And if I seem like I’m being a bit snarky let me affirm, I love Saul B.  I’ve read a few of his books now and they’ve made me laugh, think, use the dictionary, and you know I’m a sucker for self-deprecating literature and epic mythology.  (You didn’t know that?  Well, I am.) I mean my favorite books are Kurt Vonnegut’s Breakfast of Champions, a book about how much it stinks to get old, and The Silmarillion, which single-handedly creates a mythological back-story for the Britons.  Humboldt’s Gift does both of those things and here’s what I mean.  The novel’s main character, Charles Citrine a.k.a. Bellow, continually validates insults to his person, looks askance at his increasing age, and is quite self-critical.  Follow that with the great mythologizing force that is Roman a Clef writing.  In this mode, a writer takes confusing, nuanced historical circumstances and imposes on them the coherency and dynamism of a narrative.  Narrative becomes legend, legend becomes myth (to borrow from Galadriel), and in most cases a god is born.  Thus, this myth of Bellow/Citrine and the poet Humboldt’s relationship is now what we will remember; a beautiful created thing with its very own vocabulary and generosity of spirit.  Sure, there’s a “clef” if you want to go the literal route, but this story is also an epic poem that opens itself to all who would enter.  The reader is given the comfort of not having to take every single happenstance as literal truth.  We are, in fact, encouraged by the very narrative cherry-picking of the author to also cherry-pick this new legend and to put upon it our own interpretation, generation after generation.  We would do this anyway, (we do it with “factual” memoirs and historical accounts and novels) but Bellow, through his “gimmick,” has removed the ever-present shadow of guilt for us (as well as for himself!) that can come when we knowingly lay our own “stamp” upon incontrovertible facts.  We/he can remember what we want to remember, interpret what we want to interpret, and for me that’s what Humboldt’s gift actually is.  A poetic generosity that reaches out to you, your children, your children’s children … forever.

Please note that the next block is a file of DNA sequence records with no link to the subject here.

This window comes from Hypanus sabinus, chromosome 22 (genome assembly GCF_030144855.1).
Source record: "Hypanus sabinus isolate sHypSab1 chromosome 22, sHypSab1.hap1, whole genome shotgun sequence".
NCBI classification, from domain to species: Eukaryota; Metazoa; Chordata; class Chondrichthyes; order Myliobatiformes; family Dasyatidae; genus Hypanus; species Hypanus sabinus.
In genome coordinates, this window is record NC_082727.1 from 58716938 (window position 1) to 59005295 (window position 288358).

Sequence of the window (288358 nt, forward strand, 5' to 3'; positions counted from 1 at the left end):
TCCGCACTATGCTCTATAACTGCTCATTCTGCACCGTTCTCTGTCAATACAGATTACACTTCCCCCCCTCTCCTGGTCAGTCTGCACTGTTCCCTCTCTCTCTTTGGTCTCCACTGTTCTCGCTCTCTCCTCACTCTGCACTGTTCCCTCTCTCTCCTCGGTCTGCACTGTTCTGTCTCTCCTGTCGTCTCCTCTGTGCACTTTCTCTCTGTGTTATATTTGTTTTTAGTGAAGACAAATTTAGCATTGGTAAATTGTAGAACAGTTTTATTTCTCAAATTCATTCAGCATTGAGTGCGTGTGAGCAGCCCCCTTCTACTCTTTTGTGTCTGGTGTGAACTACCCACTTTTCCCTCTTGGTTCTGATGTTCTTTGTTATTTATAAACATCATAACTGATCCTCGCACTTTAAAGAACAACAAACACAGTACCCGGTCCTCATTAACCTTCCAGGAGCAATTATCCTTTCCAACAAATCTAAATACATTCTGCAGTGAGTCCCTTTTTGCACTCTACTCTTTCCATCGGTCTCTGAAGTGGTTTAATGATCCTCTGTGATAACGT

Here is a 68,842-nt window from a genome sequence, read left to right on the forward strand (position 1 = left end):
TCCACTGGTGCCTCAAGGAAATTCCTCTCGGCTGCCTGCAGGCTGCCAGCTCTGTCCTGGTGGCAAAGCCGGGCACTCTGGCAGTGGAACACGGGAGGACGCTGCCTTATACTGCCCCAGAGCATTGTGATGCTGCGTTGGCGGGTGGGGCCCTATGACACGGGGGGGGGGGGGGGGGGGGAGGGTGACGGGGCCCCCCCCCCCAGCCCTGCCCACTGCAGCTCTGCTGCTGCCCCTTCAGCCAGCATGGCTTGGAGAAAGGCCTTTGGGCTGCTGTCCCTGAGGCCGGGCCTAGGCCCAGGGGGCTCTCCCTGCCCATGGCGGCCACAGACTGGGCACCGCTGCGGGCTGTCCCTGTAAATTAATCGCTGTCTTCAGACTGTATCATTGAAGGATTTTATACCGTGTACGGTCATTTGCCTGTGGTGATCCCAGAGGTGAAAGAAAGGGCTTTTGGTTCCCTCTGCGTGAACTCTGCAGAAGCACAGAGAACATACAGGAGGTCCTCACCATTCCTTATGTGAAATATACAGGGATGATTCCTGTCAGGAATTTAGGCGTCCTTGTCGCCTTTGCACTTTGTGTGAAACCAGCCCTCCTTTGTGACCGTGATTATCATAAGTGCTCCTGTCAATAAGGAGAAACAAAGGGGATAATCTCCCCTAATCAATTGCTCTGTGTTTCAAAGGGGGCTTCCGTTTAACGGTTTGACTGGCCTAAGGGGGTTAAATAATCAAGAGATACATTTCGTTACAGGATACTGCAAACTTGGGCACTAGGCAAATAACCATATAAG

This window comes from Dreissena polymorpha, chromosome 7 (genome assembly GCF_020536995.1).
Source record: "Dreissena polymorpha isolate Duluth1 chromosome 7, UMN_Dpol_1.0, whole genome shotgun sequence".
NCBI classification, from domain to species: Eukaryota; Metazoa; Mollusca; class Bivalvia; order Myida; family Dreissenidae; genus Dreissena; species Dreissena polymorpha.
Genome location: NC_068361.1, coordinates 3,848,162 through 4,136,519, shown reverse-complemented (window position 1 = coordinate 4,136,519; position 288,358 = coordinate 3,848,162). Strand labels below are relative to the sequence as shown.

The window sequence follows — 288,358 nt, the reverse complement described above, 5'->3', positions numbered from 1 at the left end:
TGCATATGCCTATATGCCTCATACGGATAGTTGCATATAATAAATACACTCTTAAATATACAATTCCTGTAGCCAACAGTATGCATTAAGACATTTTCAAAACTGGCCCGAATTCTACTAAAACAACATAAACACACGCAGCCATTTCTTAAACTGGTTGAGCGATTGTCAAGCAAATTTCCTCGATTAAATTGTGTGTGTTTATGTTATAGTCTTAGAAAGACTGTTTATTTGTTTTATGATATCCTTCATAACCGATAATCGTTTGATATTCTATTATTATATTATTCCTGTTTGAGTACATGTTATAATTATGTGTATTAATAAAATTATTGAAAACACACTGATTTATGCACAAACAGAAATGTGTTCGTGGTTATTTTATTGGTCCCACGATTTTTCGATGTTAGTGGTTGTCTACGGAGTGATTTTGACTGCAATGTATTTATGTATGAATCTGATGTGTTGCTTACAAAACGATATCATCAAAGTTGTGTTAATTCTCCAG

by Kay S | Aug 25, 2017
    Sometimes when you go digging through the dust and cobwebs of the past, all that happens is a sneeze. But other times you find a forgotten treasure and you say to yourself – now I know why this author is still around.

    Book Review:  The Temporary Wife by Mary Balogh

    My brain hurts.

    I will put out a warning to all my little Petunias -- don't glom Mary Balogh. I should know better, I've been reading Ms. Balogh for years, ever since she wrote her first novel for Signet. But silly me, I discovered some of her early Signets have been turned into Mary Baloghelectronic books -- so, what the hey! It was time to reread!!! Did I go to the library storage area? Did I go to ye' ol' book shelf and pull out my paperbacks? That would be too economical of me -- I ordered the electronic copies. And, now I have reread five of her books in a roll. Yes! Five. In. A. Roll. My brain hurts.